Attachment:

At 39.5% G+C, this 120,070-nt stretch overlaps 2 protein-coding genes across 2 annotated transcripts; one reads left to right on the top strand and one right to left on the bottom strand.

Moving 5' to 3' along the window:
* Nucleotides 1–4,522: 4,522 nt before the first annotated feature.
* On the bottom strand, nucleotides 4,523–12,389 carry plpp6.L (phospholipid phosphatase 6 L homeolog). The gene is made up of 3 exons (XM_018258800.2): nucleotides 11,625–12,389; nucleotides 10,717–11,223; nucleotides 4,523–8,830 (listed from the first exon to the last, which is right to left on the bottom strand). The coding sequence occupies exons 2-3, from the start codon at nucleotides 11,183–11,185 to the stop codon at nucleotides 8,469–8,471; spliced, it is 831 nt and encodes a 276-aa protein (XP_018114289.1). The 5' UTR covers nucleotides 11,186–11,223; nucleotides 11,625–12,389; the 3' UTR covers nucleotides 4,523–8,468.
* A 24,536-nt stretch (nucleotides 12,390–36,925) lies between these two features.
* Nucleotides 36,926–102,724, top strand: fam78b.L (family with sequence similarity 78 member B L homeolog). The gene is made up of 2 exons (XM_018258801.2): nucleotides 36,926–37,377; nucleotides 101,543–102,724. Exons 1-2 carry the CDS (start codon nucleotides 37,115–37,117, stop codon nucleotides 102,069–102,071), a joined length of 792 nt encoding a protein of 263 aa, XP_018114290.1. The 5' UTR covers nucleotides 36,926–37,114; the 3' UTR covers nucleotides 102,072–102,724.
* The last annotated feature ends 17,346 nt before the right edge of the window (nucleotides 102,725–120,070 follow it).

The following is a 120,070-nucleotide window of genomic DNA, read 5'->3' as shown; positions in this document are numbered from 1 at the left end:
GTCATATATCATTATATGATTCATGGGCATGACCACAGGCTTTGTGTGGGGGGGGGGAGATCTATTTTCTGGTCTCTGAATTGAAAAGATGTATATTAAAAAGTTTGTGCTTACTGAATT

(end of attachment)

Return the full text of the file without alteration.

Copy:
At 39.5% G+C, this 120,070-nt stretch overlaps 2 protein-coding genes across 2 annotated transcripts; one reads left to right on the top strand and one right to left on the bottom strand.

Moving 5' to 3' along the window:
* Nucleotides 1–4,522: 4,522 nt before the first annotated feature.
* On the bottom strand, nucleotides 4,523–12,389 carry plpp6.L (phospholipid phosphatase 6 L homeolog). The gene is made up of 3 exons (XM_018258800.2): nucleotides 11,625–12,389; nucleotides 10,717–11,223; nucleotides 4,523–8,830 (listed from the first exon to the last, which is right to left on the bottom strand). The coding sequence occupies exons 2-3, from the start codon at nucleotides 11,183–11,185 to the stop codon at nucleotides 8,469–8,471; spliced, it is 831 nt and encodes a 276-aa protein (XP_018114289.1). The 5' UTR covers nucleotides 11,186–11,223; nucleotides 11,625–12,389; the 3' UTR covers nucleotides 4,523–8,468.
* A 24,536-nt stretch (nucleotides 12,390–36,925) lies between these two features.
* Nucleotides 36,926–102,724, top strand: fam78b.L (family with sequence similarity 78 member B L homeolog). The gene is made up of 2 exons (XM_018258801.2): nucleotides 36,926–37,377; nucleotides 101,543–102,724. Exons 1-2 carry the CDS (start codon nucleotides 37,115–37,117, stop codon nucleotides 102,069–102,071), a joined length of 792 nt encoding a protein of 263 aa, XP_018114290.1. The 5' UTR covers nucleotides 36,926–37,114; the 3' UTR covers nucleotides 102,072–102,724.
* The last annotated feature ends 17,346 nt before the right edge of the window (nucleotides 102,725–120,070 follow it).

The following is a 120,070-nucleotide window of genomic DNA, read 5'->3' as shown; positions in this document are numbered from 1 at the left end:
GTCATATATCATTATATGATTCATGGGCATGACCACAGGCTTTGTGTGGGGGGGGGGAGATCTATTTTCTGGTCTCTGAATTGAAAAGATGTATATTAAAAAGTTTGTGCTTACTGAATT